Hong Kong carrier Cathay Pacific has linked senior-leadership changes to its "commitment to safety and security" and the need to protect the brand.
Airline chairman John Slosar credits outgoing chief executive Rupert Hogg with having "executed the three-year transformation programme which has been important to Cathay Pacific's recovery". However, in an allusion to the political protests in Hong Kong, the Cathay chairman notes that "recent events have called into question Cathay Pacific's commitment to flight safety and security and put our reputation and brand under pressure".
He adds: "This is regrettable as we have always made safety and security our highest priority. We therefore think it is time to put a new management team in place who can reset confidence and lead the airline to new heights."
The new team, led by Augustus Tang, will provide "strong and effective" leadership of Cathay "at this sensitive time", Slosar expects.
It was reported that some Cathay Pacific staff members had either joined the pro-democracy protesters or expressed sympathy for them, resulting in pressure from mainland Chinese authorities on the airline and the firing of four employees.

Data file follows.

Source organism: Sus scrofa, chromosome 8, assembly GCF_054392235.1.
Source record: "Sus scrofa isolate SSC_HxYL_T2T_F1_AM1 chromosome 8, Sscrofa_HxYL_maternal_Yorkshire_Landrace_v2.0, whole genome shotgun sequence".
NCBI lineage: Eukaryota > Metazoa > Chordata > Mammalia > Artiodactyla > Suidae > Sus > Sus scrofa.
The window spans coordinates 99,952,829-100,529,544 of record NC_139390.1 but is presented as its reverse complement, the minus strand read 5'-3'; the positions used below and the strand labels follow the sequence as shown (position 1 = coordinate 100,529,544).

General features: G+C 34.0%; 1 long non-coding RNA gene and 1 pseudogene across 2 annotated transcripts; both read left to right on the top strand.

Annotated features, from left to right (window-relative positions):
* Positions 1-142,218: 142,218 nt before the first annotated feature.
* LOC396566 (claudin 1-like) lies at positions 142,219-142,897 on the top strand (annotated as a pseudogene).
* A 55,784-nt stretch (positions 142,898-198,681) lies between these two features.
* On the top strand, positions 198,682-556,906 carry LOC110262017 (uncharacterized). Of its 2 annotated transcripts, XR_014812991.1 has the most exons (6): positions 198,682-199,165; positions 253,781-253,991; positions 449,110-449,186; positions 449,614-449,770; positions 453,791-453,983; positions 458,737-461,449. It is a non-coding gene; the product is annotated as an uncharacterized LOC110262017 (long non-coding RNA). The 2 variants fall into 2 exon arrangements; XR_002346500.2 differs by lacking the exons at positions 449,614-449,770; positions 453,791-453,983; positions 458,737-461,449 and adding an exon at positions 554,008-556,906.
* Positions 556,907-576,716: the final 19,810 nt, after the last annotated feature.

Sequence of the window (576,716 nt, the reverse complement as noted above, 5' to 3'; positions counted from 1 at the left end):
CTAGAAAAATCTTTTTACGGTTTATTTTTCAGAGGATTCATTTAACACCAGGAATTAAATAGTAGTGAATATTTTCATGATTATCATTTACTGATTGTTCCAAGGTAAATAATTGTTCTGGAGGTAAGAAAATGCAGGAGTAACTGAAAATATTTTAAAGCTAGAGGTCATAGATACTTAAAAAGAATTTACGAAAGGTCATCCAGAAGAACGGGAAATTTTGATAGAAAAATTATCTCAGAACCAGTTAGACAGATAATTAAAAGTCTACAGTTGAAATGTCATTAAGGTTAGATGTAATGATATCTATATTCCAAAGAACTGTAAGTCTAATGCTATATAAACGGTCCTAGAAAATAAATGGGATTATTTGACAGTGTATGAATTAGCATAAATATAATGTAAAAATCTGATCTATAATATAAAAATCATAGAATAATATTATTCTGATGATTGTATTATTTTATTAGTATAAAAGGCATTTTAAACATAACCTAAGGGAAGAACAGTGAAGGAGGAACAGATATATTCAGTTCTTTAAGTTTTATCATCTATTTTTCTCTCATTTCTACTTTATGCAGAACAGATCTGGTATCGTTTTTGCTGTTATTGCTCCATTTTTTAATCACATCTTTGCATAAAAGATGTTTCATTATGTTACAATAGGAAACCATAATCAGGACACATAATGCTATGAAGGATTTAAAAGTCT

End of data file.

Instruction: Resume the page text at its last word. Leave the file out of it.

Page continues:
A public notice from the Civil Aviation Administration of China stated that from 10 August, all Cathay employees who supported "illegal protests and violent acts" in Hong Kong "must be immediately suspended from serving any mainland-bound flights or any other transportation activities involving the mainland".
Cathay has also been forced to submit the identity of all crew operating flights to China, as well as those on overflights "for review or check".
The protests have led to massive service disruptions in and out of Hong Kong International airport, forcing authorities to cancel all flights in and out on two consecutive days.
Slosar states: "Cathay Pacific is fully committed to Hong Kong under the principle of 'One Country, Two Systems', as enshrined in the basic law. We are confident that Hong Kong will have a great future."